Definately something to be avoided.
Your thoughts on day and date movie distribution
I'd be really excited if movies are going to be released on dvd the same day as it would be premiering in the cinemas. This would mean an extra three month off the wait!! More, if Australian releases get any slower. This idea has been around discussions for a while now between movie bosses. I know it will be bad for cinema operators, but it is bound to happen, anyway, right?

I read a recent article in TIME magazine, that George Lucas even wants to go Digital in filmmaking! Not the oldfashioned way of camera, processed and reproduced many times and send to cinemas.The Director of "The Sixth Sense" M. Night Shyamalan says "Digital is just too smooth. You almost have to degrade the image to make it more real. If you take a digital photo and I take one on film, there's just no way you're going to compete with humanity taht I can create from my little Hasselblad. Yours will be smoother, crisper, perfect in every way, mine will be grainy, but you will definitely grab my picture over the digital one".

The upside of Digital, is that it would cut print and shipping costs by about 80%. Even Spielberg, sees the efficacy of Digital. "I may be the last peron as a Director to accept it, but I won't be the last person to accept it as someone who runs a film company".

Lucas, thinks day and date is an inevitable step to fight piracy( ME, TOO! ), also believes it won't hurt the  box office. "Moviegoing is like watching a footbal game. Who in the world would go out in 20 below weather and sit there and watch a football game where you can berely see the players? Football games are on TV, and it doesn't affect the stadium attendance at all. Same with movies. People who really love movies and like to go out on a Saturday night will go to the cinema.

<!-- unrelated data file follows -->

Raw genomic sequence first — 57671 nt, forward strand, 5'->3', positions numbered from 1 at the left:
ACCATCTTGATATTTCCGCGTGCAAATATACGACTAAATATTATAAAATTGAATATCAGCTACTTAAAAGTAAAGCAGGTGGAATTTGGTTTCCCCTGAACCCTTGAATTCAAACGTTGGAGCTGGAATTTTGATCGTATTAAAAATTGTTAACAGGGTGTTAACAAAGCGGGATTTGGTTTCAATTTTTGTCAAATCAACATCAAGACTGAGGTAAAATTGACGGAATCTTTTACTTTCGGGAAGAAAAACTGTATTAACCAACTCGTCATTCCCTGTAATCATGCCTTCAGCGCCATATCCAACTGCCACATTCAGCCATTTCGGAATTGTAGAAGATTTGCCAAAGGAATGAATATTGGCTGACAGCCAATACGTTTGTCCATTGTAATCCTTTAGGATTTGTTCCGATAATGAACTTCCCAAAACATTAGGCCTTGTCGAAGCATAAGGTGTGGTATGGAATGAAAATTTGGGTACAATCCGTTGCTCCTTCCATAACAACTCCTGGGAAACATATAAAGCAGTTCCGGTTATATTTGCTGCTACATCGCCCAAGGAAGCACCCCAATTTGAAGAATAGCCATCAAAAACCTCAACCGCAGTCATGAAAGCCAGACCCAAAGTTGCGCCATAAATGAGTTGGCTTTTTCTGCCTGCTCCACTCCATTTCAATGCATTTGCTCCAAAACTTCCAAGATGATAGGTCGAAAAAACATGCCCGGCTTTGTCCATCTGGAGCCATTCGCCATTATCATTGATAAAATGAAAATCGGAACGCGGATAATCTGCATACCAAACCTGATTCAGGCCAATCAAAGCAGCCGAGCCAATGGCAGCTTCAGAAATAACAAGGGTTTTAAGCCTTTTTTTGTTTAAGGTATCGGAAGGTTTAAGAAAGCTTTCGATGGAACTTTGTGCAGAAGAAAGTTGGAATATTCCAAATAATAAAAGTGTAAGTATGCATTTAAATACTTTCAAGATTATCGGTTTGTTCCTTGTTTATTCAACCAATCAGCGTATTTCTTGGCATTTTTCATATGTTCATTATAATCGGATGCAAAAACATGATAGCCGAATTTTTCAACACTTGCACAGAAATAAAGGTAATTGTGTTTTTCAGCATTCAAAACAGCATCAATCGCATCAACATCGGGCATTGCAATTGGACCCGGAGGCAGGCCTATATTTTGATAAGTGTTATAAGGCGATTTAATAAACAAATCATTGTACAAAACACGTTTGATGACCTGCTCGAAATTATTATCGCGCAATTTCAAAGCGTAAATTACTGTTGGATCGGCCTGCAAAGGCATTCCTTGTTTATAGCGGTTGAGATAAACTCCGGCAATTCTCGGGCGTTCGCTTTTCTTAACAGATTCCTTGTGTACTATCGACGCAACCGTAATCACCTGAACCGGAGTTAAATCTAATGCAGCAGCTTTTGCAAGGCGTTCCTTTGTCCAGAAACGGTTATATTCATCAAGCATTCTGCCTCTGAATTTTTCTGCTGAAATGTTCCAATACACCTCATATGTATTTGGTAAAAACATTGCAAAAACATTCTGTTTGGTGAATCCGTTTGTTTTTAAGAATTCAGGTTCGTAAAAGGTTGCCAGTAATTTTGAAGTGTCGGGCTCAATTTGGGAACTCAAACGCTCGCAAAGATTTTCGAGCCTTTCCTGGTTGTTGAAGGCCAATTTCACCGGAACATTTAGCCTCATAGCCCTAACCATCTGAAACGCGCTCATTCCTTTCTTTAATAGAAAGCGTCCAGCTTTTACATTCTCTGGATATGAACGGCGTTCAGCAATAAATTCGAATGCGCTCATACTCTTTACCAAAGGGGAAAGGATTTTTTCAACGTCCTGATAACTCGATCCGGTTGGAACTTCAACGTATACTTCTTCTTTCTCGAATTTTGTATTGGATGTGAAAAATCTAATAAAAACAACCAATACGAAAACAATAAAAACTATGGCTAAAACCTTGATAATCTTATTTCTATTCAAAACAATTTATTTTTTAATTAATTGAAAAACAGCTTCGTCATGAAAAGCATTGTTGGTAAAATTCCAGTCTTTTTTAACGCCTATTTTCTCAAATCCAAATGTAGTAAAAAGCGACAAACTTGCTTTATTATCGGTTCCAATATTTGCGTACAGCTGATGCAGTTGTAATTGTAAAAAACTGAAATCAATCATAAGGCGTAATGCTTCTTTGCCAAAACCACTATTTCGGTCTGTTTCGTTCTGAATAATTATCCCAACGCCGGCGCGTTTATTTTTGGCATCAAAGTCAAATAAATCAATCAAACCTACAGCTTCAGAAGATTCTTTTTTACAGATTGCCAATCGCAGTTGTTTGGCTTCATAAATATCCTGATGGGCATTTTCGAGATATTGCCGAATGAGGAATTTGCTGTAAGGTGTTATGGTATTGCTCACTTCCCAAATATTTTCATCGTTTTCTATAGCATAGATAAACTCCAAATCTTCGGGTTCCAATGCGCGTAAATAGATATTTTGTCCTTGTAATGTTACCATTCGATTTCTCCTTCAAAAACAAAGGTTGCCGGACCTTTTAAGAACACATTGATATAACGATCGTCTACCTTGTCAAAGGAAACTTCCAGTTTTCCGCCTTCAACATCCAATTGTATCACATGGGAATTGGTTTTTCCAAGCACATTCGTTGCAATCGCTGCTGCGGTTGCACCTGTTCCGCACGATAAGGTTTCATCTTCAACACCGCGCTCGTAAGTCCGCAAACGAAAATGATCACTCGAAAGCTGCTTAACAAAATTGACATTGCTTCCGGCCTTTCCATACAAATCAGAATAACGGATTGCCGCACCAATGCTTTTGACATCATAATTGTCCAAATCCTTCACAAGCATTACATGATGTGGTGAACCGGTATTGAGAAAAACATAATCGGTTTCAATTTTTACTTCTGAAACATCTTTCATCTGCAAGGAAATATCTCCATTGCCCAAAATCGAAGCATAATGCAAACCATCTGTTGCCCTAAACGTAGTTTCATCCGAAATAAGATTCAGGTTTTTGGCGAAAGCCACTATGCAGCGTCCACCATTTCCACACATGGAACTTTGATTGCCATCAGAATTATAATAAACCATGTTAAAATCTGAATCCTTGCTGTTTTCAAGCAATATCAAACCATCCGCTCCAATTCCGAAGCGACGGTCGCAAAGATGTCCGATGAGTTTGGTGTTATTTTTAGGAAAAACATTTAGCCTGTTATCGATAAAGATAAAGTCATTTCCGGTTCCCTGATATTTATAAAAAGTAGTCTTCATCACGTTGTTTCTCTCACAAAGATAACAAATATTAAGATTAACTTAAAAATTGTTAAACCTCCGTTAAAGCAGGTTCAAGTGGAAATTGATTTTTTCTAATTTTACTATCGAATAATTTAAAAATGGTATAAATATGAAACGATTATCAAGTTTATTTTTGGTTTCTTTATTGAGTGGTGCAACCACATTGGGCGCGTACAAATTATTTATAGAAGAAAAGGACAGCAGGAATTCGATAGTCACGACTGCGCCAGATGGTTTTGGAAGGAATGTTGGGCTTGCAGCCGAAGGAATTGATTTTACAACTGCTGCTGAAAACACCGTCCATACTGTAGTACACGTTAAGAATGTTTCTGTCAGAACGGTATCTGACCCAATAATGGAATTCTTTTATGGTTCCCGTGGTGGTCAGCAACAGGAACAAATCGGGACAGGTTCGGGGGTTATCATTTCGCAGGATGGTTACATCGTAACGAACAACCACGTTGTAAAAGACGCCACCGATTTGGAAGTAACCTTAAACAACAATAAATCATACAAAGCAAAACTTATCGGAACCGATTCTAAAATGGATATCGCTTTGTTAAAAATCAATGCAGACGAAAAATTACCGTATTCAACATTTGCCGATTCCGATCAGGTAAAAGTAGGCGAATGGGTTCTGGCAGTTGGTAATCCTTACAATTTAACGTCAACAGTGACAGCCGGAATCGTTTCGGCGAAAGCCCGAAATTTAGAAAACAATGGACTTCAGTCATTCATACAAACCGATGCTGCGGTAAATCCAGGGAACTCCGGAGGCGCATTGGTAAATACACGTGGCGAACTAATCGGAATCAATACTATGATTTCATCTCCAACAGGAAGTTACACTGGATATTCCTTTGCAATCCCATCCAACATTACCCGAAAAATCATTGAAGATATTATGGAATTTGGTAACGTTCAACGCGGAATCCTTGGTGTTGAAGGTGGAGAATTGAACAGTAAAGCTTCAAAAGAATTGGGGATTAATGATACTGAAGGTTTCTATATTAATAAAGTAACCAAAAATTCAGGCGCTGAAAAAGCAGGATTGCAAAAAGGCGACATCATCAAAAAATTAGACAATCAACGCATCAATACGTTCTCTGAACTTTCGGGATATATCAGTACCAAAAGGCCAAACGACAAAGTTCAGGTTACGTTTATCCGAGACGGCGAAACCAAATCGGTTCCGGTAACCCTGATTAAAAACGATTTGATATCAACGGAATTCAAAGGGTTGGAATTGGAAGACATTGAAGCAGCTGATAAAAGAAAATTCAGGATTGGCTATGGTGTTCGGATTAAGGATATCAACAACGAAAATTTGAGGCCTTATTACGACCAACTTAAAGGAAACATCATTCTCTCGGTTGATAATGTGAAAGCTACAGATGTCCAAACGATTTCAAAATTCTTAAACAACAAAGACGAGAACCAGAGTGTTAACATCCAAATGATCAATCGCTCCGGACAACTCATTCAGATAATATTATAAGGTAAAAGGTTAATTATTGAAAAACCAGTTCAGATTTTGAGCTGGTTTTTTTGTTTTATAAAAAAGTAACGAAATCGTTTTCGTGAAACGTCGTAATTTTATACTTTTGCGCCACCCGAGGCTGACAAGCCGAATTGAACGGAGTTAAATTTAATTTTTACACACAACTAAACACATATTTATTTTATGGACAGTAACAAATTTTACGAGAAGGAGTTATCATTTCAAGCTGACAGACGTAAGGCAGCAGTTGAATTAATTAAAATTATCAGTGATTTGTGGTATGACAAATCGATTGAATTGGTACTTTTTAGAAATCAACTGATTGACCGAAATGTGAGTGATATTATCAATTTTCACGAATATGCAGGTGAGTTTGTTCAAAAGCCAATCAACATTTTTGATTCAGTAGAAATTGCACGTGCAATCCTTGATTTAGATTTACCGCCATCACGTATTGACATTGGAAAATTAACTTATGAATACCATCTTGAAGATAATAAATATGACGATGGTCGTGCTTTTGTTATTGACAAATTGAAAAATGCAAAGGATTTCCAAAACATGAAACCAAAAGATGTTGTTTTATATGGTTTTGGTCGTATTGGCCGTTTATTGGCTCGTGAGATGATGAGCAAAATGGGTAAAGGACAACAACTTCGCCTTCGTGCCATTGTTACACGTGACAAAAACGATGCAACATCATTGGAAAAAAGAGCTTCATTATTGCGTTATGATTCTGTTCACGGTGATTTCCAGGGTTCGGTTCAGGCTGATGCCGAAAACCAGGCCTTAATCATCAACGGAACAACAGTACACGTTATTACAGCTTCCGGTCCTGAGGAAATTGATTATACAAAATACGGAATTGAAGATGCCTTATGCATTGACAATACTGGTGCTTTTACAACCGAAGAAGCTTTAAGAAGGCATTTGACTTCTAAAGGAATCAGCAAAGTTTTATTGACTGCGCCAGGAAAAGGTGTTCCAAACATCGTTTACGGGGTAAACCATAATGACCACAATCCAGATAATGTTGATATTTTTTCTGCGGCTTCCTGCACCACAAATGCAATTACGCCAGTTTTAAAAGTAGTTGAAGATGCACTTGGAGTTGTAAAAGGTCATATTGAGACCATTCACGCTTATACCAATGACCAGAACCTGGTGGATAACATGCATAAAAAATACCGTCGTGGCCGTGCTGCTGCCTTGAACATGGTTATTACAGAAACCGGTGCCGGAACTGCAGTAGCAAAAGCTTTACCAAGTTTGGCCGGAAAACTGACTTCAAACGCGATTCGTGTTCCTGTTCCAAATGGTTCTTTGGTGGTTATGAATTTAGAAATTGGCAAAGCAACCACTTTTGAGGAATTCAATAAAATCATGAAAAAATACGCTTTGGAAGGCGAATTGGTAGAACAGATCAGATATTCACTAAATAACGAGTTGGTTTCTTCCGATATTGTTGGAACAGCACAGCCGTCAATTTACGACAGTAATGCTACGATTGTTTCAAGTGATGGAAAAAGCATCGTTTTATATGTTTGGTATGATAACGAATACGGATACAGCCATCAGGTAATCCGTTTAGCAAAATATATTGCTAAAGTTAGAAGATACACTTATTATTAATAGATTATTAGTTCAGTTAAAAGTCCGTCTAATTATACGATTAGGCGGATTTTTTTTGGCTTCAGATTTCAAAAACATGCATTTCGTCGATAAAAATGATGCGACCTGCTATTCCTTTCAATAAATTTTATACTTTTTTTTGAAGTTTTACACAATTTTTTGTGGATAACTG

Some blame the shrinking cinema audience on the narrowing gap between a movie's premiere in cinemas and it's debut in video stores - from six months a few years ago, to four months or less today. With the window getting smaller and smaller, people don't want to leave the house.

Now the biggest bucks comes from DVD's and Pay TV's. Producers also got something for nothing by packaging recent and old TV shows for the DVD market.

Directors say they frame a shot with the big - not small screen in mind. Spielberg says "I make my movies for a movie theater, and I like to imagine how big that screen is. But I also realise on a a laptop or even worse, on an ipod, they are never going to see that character, and an element of the story will be lost." Whatever is lost on the smaller screen, DVD has become, historically the final record of your movie. That's the one people watch over and over. Rodriguez (Sin City Director) has said that the "real versions" of his movies are the extended, unrated ones on DVD. Apparently, Rodriguez writs, directs, shoots, cuts and even scores his own movies as well as supervises the special effects all at his home ranch on the Pedernales River and at a small Austin, Texas studio. Using high definition cameras, he shot his Sin City actors against a green screen, filling in the backgrounds digitally. All for less than half the Hollywood budget.

This is a really great article from Time Magazine. In the March 20th issue. It's a Special Issue about what the future holds in relations to how we do and see things everyday.